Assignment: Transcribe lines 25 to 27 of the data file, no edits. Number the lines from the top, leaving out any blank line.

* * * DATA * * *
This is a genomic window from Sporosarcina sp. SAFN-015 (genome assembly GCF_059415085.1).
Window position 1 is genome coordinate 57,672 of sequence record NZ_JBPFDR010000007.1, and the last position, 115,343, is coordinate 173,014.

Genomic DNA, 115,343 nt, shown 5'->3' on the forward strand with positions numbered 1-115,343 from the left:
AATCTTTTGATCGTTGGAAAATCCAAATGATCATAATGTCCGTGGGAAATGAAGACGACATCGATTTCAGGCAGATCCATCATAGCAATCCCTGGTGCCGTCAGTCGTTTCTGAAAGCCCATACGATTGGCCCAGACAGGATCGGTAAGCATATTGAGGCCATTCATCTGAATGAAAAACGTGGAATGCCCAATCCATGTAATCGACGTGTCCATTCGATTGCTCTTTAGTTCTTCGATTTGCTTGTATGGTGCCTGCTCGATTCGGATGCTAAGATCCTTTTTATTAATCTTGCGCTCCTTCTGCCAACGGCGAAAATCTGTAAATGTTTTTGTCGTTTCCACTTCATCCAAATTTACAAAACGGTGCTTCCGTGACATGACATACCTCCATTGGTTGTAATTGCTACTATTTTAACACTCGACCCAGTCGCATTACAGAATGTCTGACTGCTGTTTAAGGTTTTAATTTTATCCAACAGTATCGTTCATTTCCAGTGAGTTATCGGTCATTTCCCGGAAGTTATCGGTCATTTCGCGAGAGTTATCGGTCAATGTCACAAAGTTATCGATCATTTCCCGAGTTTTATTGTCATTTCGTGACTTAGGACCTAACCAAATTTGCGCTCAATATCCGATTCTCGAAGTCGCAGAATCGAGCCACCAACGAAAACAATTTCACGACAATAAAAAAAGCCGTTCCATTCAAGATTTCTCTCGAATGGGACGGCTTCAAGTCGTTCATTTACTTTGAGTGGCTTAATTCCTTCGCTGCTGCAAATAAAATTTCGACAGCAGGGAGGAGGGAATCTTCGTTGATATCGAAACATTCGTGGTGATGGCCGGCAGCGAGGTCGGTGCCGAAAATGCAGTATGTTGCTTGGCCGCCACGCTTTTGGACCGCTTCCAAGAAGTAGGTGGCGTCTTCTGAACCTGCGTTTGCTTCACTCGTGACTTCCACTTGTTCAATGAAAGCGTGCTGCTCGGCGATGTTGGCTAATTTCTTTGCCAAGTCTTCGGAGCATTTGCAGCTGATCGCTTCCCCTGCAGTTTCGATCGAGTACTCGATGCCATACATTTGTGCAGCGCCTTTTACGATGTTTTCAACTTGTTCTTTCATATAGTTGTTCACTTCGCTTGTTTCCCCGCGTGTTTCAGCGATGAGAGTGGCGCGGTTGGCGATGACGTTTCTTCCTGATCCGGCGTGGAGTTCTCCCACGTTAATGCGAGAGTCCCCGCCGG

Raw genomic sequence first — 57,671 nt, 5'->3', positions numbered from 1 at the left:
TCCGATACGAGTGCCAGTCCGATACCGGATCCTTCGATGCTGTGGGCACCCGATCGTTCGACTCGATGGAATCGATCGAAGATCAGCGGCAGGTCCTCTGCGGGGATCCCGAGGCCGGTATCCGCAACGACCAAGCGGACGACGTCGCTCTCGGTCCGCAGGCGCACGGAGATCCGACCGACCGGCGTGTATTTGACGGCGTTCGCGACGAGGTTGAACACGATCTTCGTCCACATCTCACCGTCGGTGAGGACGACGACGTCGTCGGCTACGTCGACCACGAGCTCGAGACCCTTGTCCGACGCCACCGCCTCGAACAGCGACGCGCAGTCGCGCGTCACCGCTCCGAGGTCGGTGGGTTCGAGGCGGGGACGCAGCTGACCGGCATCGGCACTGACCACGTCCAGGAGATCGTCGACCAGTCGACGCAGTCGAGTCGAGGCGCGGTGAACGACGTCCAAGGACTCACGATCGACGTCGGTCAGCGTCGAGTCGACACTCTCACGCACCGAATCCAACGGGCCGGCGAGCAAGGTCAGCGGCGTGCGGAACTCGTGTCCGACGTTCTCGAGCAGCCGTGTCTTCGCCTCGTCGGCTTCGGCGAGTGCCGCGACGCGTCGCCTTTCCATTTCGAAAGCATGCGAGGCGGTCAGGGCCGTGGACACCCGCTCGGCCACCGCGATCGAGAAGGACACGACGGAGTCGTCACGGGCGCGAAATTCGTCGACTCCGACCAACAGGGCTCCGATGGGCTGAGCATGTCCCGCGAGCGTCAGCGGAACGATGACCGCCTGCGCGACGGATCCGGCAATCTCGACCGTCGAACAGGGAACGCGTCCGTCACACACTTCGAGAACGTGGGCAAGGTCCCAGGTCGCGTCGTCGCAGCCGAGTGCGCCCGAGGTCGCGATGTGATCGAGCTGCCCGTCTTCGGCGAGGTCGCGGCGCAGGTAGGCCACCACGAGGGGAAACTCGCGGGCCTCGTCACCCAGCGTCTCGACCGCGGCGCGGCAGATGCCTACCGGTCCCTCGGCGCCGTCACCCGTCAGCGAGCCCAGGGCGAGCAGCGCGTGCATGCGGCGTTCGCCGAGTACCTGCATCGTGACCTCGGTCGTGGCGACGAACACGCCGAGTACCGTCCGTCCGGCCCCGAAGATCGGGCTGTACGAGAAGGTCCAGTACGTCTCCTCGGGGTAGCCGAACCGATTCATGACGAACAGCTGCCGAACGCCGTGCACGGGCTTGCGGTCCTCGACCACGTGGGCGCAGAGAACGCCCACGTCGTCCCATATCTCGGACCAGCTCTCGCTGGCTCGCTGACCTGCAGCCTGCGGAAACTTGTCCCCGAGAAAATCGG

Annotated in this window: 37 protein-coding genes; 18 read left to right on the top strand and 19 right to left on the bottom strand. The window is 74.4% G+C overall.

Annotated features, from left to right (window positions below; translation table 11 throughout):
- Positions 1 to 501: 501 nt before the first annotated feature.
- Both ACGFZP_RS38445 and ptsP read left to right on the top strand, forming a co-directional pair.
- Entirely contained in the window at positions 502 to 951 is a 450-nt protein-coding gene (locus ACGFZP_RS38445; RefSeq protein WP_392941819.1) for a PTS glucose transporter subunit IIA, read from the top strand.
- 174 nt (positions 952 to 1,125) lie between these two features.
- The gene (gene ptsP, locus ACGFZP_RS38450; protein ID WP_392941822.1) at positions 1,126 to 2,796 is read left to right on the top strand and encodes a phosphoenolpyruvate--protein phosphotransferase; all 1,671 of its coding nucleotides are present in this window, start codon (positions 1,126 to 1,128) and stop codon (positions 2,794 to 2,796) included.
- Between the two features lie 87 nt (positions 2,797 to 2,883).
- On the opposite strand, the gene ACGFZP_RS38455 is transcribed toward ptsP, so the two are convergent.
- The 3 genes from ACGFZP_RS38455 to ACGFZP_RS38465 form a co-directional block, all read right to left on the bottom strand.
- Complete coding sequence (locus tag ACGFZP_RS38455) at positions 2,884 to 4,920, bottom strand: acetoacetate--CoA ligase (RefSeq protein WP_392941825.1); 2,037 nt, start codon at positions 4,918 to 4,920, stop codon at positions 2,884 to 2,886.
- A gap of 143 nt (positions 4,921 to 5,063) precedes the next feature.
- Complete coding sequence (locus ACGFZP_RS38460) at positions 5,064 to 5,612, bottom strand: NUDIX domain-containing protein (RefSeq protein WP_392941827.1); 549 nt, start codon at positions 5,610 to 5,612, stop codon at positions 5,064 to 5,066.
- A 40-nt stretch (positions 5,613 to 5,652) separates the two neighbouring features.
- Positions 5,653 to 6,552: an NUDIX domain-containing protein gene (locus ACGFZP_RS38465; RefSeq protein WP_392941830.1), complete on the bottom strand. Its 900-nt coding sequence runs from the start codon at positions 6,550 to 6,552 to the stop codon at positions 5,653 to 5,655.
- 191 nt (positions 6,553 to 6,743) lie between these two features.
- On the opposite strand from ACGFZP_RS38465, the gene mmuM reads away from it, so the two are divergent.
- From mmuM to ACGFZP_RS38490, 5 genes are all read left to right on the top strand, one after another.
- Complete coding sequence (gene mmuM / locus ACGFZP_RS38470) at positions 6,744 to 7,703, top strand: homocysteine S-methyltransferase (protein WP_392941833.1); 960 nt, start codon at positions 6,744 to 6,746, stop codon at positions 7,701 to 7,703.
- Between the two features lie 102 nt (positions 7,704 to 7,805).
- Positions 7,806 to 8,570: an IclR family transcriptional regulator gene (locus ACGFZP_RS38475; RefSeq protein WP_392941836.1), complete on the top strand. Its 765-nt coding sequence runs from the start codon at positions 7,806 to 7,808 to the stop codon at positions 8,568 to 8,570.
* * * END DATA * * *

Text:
- Complete coding sequence (gene mmuM / locus ACGFZP_RS38470) at positions 6,744 to 7,703, top strand: homocysteine S-methyltransferase (protein WP_392941833.1); 960 nt, start codon at positions 6,744 to 6,746, stop codon at positions 7,701 to 7,703.
- Between the two features lie 102 nt (positions 7,704 to 7,805).
- Positions 7,806 to 8,570: an IclR family transcriptional regulator gene (locus ACGFZP_RS38475; RefSeq protein WP_392941836.1), complete on the top strand. Its 765-nt coding sequence runs from the start codon at positions 7,806 to 7,808 to the stop codon at positions 8,568 to 8,570.